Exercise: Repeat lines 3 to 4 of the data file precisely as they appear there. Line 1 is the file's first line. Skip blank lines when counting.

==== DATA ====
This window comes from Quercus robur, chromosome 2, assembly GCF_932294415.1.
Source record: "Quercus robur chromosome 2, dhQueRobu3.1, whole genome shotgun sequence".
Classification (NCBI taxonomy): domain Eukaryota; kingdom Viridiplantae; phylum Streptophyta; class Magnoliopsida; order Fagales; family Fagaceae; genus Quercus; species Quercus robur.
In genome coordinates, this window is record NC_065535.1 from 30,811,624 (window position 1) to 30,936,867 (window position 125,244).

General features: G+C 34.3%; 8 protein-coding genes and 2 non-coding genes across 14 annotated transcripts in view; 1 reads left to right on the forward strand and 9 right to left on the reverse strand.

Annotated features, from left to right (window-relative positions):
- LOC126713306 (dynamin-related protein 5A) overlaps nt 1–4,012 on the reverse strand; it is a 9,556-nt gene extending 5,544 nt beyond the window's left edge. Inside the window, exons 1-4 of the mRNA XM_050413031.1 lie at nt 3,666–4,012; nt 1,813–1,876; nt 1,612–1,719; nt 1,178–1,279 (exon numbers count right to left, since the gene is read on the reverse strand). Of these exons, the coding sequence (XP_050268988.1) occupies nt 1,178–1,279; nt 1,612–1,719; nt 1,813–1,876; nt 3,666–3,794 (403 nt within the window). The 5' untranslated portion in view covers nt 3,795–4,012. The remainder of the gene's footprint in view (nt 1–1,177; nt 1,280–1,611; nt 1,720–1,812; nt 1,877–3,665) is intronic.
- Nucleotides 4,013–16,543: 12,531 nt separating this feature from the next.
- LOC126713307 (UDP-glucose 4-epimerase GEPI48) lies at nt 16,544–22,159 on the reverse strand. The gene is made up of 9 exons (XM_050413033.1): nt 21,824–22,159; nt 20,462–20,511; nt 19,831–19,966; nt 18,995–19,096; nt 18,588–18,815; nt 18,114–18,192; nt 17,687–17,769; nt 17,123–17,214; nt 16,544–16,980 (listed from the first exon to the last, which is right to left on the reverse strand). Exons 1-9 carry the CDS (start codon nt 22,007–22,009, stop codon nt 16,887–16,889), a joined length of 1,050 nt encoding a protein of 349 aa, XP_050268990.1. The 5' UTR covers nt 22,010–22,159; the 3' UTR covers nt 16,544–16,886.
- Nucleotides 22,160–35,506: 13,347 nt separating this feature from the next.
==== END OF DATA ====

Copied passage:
Classification (NCBI taxonomy): domain Eukaryota; kingdom Viridiplantae; phylum Streptophyta; class Magnoliopsida; order Fagales; family Fagaceae; genus Quercus; species Quercus robur.
In genome coordinates, this window is record NC_065535.1 from 30,811,624 (window position 1) to 30,936,867 (window position 125,244).